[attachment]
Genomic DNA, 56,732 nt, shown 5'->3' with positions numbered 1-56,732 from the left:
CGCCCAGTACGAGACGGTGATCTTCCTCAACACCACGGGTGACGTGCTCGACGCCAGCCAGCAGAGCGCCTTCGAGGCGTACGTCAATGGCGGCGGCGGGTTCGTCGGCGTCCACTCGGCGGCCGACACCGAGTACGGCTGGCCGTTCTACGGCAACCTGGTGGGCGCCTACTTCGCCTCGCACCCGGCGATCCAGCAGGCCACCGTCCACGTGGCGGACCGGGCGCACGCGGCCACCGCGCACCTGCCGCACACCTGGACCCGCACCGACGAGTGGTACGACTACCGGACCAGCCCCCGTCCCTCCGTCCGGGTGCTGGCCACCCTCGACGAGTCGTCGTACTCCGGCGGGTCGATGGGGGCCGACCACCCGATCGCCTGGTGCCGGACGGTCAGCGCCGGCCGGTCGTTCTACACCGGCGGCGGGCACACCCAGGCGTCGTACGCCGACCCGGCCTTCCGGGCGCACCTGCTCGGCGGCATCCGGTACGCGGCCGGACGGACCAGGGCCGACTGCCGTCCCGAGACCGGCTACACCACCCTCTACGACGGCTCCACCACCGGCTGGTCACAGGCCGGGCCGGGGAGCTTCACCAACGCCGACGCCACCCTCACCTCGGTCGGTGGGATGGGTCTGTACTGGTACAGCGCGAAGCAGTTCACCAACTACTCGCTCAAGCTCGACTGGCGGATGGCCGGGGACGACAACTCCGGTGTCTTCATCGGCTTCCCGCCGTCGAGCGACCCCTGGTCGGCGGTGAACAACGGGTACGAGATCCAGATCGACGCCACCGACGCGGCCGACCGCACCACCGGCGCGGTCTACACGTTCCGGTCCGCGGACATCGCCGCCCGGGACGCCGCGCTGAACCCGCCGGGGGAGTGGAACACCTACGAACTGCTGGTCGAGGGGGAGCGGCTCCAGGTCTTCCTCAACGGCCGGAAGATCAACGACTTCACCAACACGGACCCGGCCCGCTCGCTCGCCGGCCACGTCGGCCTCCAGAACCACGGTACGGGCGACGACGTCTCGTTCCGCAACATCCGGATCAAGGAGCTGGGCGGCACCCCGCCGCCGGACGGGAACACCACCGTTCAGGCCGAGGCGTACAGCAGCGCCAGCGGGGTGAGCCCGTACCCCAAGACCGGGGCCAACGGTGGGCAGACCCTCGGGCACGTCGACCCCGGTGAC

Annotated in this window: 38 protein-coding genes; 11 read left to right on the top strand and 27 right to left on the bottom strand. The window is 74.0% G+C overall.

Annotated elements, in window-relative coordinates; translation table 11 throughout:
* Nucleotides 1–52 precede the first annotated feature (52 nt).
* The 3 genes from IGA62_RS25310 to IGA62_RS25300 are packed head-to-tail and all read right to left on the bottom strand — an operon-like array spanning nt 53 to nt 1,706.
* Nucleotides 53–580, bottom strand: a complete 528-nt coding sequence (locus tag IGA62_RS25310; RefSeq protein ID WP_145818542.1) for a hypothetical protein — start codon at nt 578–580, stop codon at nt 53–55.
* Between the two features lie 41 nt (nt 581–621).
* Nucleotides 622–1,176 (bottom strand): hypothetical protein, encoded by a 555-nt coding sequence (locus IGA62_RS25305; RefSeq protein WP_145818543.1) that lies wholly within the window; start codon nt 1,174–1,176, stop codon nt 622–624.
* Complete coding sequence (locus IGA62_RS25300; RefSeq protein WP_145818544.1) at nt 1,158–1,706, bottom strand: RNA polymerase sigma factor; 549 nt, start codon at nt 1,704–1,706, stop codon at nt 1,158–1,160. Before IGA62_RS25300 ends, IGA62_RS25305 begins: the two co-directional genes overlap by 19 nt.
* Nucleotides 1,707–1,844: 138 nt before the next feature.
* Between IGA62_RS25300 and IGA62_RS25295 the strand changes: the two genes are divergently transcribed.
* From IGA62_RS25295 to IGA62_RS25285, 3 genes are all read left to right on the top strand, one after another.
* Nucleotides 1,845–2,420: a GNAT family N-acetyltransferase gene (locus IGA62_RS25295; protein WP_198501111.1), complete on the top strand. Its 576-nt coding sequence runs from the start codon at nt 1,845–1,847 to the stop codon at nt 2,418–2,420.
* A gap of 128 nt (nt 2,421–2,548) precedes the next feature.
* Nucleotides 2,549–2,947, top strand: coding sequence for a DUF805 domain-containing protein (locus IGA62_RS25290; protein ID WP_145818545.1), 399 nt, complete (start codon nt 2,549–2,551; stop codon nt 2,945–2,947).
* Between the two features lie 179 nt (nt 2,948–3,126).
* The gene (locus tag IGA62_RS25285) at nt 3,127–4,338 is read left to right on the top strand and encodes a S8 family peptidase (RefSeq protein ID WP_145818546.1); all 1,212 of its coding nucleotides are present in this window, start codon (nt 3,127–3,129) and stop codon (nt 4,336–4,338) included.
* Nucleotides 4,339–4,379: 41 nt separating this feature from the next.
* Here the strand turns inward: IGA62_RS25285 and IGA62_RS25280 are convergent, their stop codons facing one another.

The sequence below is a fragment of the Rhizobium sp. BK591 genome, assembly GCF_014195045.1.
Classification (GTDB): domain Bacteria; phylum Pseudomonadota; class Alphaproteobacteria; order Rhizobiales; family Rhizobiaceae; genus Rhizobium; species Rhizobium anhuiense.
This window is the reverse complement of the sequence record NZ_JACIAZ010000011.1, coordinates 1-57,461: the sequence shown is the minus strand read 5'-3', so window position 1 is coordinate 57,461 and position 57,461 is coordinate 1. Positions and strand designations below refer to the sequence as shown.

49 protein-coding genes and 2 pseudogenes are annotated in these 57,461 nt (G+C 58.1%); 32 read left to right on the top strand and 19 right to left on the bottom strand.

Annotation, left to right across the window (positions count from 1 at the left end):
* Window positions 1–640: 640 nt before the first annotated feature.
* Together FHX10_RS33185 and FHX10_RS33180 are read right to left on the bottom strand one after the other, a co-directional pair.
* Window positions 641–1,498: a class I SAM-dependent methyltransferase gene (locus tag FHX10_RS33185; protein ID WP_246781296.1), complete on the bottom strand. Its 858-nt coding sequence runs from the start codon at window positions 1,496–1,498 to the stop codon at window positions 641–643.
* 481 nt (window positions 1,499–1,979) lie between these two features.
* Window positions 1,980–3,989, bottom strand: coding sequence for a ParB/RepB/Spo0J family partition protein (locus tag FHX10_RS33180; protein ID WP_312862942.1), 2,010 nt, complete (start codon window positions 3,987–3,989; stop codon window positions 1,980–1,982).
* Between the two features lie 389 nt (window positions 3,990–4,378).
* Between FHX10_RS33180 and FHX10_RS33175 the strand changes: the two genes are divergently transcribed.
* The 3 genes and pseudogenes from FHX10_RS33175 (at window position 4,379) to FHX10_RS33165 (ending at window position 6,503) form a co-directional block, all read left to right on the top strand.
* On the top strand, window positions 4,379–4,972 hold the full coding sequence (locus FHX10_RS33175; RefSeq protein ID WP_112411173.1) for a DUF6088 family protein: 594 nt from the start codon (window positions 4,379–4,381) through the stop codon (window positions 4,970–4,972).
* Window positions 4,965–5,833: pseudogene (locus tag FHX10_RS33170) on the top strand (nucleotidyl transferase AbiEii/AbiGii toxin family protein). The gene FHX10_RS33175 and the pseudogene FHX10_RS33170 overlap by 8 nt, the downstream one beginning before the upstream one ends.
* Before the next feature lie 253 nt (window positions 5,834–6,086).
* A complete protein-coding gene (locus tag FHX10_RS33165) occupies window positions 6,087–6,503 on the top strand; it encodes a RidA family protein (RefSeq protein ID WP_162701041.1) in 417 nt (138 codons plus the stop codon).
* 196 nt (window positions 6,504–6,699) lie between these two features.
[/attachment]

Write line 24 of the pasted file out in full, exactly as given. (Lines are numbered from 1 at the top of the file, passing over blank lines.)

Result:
49 protein-coding genes and 2 pseudogenes are annotated in these 57,461 nt (G+C 58.1%); 32 read left to right on the top strand and 19 right to left on the bottom strand.